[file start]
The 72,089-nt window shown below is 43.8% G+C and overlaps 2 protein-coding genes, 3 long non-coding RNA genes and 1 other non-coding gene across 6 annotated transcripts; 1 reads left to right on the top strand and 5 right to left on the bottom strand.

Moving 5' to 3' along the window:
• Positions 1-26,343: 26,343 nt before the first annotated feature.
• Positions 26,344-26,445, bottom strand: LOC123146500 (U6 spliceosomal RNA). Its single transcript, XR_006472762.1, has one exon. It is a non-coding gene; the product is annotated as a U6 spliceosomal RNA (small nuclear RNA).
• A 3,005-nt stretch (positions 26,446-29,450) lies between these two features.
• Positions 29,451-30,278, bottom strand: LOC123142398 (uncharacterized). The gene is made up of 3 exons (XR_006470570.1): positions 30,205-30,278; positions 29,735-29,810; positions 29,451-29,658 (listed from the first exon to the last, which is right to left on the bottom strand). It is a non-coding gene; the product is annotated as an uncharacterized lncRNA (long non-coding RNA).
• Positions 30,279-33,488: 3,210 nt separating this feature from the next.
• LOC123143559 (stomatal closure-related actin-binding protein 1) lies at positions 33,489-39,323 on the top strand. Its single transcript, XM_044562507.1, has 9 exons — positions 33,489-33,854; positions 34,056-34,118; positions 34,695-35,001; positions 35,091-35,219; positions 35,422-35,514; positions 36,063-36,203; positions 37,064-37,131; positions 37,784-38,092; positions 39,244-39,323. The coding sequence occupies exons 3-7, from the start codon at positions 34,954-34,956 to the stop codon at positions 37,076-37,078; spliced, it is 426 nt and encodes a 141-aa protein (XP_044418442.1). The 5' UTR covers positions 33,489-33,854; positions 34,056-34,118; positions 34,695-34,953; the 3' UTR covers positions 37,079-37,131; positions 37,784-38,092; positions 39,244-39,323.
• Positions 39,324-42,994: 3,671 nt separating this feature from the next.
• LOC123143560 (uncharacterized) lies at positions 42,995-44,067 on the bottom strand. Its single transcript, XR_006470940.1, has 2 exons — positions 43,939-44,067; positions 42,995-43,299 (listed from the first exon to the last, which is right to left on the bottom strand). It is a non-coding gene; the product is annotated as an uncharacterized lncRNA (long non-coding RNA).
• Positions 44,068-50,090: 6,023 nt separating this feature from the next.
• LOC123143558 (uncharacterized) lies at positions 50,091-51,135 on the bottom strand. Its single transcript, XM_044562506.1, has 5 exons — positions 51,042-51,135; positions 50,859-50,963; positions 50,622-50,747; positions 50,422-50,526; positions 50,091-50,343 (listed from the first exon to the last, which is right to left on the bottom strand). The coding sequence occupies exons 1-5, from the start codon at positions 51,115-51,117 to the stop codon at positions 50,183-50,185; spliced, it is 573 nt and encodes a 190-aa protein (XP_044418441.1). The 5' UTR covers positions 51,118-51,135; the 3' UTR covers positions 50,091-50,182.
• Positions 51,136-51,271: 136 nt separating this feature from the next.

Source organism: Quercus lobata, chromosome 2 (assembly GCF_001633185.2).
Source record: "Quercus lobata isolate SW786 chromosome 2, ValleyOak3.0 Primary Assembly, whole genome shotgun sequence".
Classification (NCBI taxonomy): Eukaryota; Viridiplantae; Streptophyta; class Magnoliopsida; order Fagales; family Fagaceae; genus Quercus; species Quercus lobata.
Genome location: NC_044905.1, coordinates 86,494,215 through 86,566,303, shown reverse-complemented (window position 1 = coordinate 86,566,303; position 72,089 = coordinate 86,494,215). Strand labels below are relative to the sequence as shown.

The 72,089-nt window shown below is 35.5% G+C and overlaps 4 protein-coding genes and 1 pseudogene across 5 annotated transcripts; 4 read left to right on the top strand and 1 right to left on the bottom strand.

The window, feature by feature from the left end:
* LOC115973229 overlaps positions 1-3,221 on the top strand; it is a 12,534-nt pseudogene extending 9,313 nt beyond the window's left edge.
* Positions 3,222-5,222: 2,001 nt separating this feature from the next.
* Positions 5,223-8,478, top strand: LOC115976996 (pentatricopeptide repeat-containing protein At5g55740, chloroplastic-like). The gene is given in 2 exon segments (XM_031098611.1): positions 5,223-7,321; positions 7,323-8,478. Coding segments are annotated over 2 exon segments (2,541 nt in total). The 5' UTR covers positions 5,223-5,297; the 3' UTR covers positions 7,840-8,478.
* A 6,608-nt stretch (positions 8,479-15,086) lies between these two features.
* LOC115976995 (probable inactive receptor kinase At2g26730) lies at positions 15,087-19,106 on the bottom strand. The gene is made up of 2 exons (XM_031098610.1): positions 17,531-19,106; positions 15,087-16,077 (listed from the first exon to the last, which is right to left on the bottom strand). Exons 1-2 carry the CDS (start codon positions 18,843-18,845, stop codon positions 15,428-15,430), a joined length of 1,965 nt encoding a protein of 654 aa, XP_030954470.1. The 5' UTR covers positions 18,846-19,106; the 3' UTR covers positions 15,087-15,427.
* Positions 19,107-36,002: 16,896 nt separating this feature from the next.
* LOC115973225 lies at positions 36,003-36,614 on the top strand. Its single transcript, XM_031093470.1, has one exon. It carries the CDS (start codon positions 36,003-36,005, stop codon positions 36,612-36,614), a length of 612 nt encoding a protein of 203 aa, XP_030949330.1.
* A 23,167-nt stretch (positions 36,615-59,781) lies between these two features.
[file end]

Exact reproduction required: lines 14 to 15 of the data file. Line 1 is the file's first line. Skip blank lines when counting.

Source organism: Quercus lobata, chromosome 2 (assembly GCF_001633185.2).
Source record: "Quercus lobata isolate SW786 chromosome 2, ValleyOak3.0 Primary Assembly, whole genome shotgun sequence".